Harold Sperlich, president of Chrysler Corp.'s vehicle-making operation, will retire next month after more than 30 years in the industry, including a decade with Chrysler.
"Hal's reputation as a leader of the automotive industry is richly deserved, and his contributions to Chrysler have been enormous--his dedication, hard work and talent helped save our company," Chrysler Chairman Lee A. Iacocca said.
Sperlich has long been known as a good "product man who had a great feel for what the public would want, what would sell," said David Healy, analyst with Drexel Burnham Lambert Inc. in New York.
Sperlich, 58, worked closely with Iacocca at Ford until Sperlich was fired in 1977 and joined Chrysler as a vice president. Iacocca, who was fired from the Ford presidency two years later, also by then-Ford Chairman Henry Ford II, joined Chrysler as president and later chairman.
Sperlich and Iacocca were responsible for one of the most popular automobiles of the 1960s. "If Iacocca was the father of the Mustang, then (Sperlich) was the nursemaid," Healy said.
Among the products traced to Sperlich is the immensely popular minivan, which he tried but failed to introduce at Ford Motor Co. but succeeded in selling to Iacocca at Chrysler.
Sperlich, who will retire Feb. 4, will remain on Chrysler's board, but he did not outline his plans except to say that he is "looking forward to new challenges."
In his book, "Iacocca," the Chrysler chairman wrote that after joining Chrysler, he asked why Sperlich hadn't told him the extent of the company's troubles. Sperlich responded that he feared Iacocca might have turned down the job.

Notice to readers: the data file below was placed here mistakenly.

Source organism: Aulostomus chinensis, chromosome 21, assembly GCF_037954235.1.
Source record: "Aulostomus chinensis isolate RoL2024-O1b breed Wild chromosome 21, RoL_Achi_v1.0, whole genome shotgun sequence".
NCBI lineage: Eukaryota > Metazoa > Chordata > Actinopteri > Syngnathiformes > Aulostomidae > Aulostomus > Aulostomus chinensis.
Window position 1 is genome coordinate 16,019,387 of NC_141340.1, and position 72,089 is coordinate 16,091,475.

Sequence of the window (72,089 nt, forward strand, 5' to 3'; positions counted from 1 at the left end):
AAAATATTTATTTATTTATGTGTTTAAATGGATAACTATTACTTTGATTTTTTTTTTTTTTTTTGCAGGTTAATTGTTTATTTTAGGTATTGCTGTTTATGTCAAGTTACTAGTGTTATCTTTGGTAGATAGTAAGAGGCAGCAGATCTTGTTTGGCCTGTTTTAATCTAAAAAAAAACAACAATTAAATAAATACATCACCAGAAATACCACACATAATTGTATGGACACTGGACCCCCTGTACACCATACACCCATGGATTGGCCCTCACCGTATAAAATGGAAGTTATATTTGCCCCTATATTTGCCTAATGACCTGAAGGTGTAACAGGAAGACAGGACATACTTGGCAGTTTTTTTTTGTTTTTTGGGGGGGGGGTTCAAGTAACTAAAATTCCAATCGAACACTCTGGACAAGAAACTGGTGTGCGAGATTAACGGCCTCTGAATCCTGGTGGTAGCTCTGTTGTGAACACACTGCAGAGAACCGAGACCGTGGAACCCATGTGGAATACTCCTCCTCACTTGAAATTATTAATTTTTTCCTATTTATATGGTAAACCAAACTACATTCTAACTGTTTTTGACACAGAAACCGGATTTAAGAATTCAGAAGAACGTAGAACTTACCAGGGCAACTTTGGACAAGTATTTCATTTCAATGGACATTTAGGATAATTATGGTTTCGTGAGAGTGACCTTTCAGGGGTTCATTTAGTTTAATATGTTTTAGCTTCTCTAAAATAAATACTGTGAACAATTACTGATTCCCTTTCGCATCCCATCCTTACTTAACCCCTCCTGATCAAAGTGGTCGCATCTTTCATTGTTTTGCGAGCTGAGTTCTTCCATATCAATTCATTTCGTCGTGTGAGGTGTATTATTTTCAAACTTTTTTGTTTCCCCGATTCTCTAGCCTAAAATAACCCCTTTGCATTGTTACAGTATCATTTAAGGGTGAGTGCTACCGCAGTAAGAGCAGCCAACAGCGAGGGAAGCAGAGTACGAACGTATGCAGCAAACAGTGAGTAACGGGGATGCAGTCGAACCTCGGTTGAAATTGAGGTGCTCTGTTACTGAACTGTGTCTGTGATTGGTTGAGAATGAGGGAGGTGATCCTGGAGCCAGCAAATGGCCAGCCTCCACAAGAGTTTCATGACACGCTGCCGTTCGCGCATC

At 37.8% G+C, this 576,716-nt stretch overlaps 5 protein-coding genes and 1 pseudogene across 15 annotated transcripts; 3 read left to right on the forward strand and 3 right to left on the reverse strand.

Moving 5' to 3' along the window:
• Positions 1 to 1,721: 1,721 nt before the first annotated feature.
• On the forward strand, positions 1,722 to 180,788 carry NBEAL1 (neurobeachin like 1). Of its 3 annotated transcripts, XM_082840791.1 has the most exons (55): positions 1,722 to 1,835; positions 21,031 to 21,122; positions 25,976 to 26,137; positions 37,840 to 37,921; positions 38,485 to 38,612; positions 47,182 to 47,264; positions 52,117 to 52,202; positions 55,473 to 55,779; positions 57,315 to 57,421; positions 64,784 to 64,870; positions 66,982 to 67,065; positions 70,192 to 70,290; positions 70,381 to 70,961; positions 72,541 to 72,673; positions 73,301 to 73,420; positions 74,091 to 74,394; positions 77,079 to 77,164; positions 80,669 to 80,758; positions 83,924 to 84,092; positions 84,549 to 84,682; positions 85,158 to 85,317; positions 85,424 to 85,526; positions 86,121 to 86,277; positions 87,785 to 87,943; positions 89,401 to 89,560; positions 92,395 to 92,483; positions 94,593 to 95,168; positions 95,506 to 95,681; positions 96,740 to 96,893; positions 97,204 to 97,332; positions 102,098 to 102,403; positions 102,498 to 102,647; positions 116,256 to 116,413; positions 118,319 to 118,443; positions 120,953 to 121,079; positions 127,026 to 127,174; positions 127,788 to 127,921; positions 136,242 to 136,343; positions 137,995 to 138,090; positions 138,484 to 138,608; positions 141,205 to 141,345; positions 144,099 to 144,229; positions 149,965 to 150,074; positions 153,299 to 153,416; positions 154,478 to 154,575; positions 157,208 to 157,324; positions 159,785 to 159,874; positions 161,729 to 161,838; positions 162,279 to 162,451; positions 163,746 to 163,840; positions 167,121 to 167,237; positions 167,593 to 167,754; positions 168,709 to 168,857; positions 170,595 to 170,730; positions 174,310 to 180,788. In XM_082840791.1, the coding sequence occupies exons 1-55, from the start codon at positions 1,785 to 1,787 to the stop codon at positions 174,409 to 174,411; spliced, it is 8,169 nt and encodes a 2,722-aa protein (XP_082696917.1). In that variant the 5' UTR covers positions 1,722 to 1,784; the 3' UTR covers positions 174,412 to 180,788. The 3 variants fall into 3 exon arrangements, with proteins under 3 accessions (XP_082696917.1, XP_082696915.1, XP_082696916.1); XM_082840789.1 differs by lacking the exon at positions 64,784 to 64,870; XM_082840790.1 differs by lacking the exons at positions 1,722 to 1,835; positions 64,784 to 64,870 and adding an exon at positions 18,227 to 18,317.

"He has been a close business colleague and friend for many years, and he will be missed by all of us," Iacocca said Thursday.
Sperlich, who was Chrysler's executive vice president of engineering and product development in 1979, became president of its North American automotive operations in 1981 and president of the corporation in 1984.
In November, 1985, Chrysler was reorganized into a holding company called Chrysler Corp. Beneath that umbrella was a core business called Chrysler Motors. Sperlich was named president of Chrysler Motors under then-Chrysler Vice Chairman Gerald Greenwald, another former Ford executive, who was named the business' chairman.
Sperlich had become less visible in the past year, while Greenwald emerged as the company's primary spokesman under Iacocca.
"To have been part of bringing a great company back to life was a rewarding experience. All the years at Chrysler have been exciting and challenging, but knowing what survival meant to our employees, suppliers, dealers and customers made those tough years especially gratifying," he said.